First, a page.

Beyond SQL: Speeding up Spark with DataFrames

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Transcript of Beyond SQL: Speeding up Spark with DataFrames

  • Beyond SQL: Speeding up Spark with DataFrames Michael Armbrust - @michaelarmbrust March 2015 Spark Summit East

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    Graduated from Alpha

    in 1.3

    About Me and SQL

    Spark SQL Part of the core distribution since Spark 1.0 (April 2014)

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    SELECT COUNT(*) FROM hiveTable WHERE hive_udf(data)

    About Me and SQL

    Spark SQL Part of the core distribution since Spark 1.0 (April 2014) Runs SQL / HiveQL queries, optionally alongside or

    replacing existing Hive deployments

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    About Me and SQL

    Spark SQL Part of the core distribution since Spark 1.0 (April 2014) Runs SQL / HiveQL queries, optionally alongside or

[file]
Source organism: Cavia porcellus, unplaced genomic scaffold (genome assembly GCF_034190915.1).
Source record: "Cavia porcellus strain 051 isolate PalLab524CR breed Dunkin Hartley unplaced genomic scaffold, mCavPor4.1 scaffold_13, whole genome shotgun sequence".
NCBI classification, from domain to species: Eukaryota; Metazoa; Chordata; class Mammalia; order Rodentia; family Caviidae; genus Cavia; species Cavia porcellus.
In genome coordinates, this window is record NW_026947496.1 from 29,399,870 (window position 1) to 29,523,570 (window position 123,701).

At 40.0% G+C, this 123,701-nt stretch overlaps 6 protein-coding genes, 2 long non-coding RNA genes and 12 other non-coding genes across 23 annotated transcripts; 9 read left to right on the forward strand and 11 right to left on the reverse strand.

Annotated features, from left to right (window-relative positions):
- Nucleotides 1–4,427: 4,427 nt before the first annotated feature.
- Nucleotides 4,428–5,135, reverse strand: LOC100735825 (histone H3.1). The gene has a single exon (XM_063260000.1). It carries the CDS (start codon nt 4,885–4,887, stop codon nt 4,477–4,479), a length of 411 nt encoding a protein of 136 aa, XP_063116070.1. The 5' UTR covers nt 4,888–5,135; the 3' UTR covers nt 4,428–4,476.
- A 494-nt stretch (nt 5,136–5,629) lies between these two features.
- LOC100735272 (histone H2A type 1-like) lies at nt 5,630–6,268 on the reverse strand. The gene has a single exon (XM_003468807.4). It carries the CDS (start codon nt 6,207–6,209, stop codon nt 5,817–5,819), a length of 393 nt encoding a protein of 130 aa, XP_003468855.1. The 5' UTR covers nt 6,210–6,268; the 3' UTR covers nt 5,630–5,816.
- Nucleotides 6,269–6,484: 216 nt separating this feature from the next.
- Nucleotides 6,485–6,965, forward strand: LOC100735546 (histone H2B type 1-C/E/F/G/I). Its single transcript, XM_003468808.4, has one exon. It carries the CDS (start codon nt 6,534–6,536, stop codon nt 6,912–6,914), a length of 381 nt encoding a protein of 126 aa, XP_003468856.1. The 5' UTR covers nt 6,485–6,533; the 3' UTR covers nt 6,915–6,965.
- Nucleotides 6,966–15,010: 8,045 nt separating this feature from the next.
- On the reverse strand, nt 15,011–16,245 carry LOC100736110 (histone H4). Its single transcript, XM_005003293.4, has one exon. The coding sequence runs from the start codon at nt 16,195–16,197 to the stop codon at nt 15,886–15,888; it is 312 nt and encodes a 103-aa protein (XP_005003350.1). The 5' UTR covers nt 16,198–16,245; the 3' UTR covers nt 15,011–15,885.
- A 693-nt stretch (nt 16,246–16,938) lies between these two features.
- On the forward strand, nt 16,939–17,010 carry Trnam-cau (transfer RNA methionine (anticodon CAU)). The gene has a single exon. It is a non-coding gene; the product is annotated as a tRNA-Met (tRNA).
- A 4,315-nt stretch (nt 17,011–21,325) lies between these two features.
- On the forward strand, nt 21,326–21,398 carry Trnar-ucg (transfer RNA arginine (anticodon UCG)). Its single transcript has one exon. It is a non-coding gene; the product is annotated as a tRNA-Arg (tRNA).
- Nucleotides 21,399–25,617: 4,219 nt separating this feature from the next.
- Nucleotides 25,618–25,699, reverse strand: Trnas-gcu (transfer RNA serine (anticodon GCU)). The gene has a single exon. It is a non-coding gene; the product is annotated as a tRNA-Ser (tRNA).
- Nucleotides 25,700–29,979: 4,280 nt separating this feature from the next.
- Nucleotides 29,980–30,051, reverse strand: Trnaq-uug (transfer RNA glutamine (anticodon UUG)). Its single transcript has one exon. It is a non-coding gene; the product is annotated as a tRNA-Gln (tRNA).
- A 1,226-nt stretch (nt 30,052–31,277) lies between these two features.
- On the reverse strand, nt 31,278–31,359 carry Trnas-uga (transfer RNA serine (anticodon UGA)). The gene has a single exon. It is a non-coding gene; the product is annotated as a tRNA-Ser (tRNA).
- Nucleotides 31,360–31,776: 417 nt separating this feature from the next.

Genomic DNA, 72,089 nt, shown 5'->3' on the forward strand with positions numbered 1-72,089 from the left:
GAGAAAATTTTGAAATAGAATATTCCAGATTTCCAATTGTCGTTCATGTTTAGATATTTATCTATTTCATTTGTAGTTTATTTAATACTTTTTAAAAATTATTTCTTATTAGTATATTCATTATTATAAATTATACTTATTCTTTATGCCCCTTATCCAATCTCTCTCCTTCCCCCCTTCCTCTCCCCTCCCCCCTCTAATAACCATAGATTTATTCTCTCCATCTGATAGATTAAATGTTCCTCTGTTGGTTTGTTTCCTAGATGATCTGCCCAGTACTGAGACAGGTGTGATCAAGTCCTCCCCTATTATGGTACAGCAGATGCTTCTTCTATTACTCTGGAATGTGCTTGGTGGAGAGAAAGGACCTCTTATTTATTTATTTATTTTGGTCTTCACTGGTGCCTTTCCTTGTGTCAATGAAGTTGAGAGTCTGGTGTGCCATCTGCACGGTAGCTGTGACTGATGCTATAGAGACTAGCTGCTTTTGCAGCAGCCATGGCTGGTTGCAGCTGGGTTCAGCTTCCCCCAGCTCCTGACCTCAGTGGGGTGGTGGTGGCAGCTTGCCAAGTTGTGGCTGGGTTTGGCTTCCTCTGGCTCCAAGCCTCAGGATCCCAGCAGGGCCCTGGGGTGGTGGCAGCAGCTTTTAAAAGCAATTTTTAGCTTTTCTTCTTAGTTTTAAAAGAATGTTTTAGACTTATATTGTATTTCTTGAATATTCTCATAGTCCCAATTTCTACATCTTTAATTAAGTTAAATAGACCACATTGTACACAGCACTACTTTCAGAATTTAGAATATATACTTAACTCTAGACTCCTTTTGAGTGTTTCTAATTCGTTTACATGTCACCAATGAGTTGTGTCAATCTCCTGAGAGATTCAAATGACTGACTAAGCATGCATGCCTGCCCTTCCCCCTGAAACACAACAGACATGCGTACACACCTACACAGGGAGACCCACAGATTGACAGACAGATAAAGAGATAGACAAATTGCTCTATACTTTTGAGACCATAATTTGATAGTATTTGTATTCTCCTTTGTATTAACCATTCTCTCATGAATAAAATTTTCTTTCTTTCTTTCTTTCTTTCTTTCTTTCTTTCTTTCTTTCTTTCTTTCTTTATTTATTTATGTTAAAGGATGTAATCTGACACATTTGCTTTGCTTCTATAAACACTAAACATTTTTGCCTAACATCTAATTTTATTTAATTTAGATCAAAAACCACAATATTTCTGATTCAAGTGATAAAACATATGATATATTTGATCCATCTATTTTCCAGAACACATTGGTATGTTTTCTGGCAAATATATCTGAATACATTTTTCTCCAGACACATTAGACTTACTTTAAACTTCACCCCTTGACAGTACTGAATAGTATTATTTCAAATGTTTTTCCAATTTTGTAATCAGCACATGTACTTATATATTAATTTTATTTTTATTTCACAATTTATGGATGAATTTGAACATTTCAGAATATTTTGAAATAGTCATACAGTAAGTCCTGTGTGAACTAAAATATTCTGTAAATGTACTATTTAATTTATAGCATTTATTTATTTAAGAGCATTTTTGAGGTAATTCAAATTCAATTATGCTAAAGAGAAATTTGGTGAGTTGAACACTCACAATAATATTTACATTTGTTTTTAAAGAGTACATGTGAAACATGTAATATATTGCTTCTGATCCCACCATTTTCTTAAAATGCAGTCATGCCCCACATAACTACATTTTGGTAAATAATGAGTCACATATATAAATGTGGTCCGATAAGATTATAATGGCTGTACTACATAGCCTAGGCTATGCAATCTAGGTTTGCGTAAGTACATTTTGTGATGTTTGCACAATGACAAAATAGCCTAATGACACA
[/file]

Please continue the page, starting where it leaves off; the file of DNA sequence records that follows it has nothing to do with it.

replacing existing Hive deployments Connect existing BI tools to Spark through JDBC

  • Spark SQL Part of the core distribution since Spark 1.0 (April 2014) Runs SQL / HiveQL queries, optionally alongside or

    replacing existing Hive deployments Connect existing BI tools to Spark through JDBC Bindings in Python, Scala, and Java

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    About Me and SQL

  • Spark SQL Part of the core distribution since Spark 1.0 (April 2014) Runs SQL / HiveQL queries, optionally alongside or

    replacing existing Hive deployments Connect existing BI tools to Spark through JDBC Bindings in Python, Scala, and Java

    @michaelarmbrust Lead developer of Spark SQL @databricks

    About Me and

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    SQL

  • The not-so-secret truth...

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    is not about SQL.

    SQL

  • Execution Engine Performance

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    TPC-DS Performance